Why one of the world’s hottest markets won’t stay hot

Why one of the world’s hottest markets won’t stay hot

As global markets reopened on Tuesday, few are as hot as the U.K.’s FTSE 100
 The financial euphoria, however, could be short-lived.

With the U.K. stock market closed since Christmas, Tuesday is the first opportunity for traders at the London Stock Exchange to respond to news of last week’s Brexit deal. The FTSE 100 has shot up more than 2% on Tuesday, four times the Dow Jones Industrial Average’s

 0.5%. That should come as little surprise, considering the alternative — the damaging “no-deal” investors had seen as a real possibility until the night before Christmas.

The euphoria must now yield to sobriety. The deal struck between the U.K. and the European Union didn’t include financial services, and that means a major shift in trading will take place on Jan. 4, the first day when markets will open after the official Jan. 1 exit date.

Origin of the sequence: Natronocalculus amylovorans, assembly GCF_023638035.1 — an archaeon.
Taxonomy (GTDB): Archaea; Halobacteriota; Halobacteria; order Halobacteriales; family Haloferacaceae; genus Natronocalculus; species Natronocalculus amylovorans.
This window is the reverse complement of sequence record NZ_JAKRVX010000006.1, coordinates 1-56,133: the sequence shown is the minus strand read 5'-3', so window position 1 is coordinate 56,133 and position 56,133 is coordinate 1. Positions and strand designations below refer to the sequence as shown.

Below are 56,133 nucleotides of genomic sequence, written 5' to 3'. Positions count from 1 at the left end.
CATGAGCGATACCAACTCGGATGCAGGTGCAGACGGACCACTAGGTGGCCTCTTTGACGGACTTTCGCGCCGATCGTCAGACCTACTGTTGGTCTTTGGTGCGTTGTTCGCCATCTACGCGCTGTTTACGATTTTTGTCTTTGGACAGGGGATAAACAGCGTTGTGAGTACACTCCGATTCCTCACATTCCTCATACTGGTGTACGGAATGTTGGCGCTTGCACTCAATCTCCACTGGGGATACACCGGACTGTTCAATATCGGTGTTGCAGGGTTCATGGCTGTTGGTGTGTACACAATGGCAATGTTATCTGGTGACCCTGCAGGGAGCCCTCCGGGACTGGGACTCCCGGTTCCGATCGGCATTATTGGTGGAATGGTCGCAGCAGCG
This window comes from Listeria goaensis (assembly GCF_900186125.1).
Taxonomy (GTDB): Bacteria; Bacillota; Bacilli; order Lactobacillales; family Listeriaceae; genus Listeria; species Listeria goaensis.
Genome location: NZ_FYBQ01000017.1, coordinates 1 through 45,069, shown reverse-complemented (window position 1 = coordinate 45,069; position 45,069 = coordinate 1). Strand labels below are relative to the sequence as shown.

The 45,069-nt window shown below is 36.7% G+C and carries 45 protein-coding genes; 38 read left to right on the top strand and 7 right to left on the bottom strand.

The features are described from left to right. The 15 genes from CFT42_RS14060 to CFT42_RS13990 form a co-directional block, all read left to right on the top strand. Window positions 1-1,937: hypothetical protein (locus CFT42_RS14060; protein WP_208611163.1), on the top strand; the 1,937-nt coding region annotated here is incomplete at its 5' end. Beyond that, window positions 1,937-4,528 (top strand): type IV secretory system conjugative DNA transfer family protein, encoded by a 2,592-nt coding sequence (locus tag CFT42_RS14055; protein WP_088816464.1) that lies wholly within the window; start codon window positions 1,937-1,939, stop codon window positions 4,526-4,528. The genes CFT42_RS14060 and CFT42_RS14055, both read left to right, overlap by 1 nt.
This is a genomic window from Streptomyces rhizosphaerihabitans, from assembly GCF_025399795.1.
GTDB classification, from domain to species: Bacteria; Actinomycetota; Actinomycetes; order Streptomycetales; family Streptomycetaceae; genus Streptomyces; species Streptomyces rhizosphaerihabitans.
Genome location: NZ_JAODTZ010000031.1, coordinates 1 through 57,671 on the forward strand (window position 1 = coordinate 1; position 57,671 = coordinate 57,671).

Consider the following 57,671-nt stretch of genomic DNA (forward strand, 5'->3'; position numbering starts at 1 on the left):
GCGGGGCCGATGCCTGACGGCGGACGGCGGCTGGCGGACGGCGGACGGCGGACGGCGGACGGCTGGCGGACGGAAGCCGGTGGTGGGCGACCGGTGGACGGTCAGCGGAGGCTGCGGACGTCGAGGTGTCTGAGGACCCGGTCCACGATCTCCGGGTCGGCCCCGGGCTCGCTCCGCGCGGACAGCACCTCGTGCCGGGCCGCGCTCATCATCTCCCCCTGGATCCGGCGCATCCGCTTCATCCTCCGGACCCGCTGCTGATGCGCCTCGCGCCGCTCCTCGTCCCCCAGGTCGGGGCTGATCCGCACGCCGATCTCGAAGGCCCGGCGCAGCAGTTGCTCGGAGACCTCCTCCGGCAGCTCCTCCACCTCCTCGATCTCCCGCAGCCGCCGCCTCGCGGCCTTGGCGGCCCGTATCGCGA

From then on, U.K. financial services companies will be at the mercy of continental regulators, who have made it clear they want most transactions to return to Europe proper as quickly as feasible.

Some big international players have already set up hubs in Amsterdam, Frankfurt and Paris, but the immediate concern of investors, bankers and regulators is that the Jan. 4 trading session goes as smoothly as possible.

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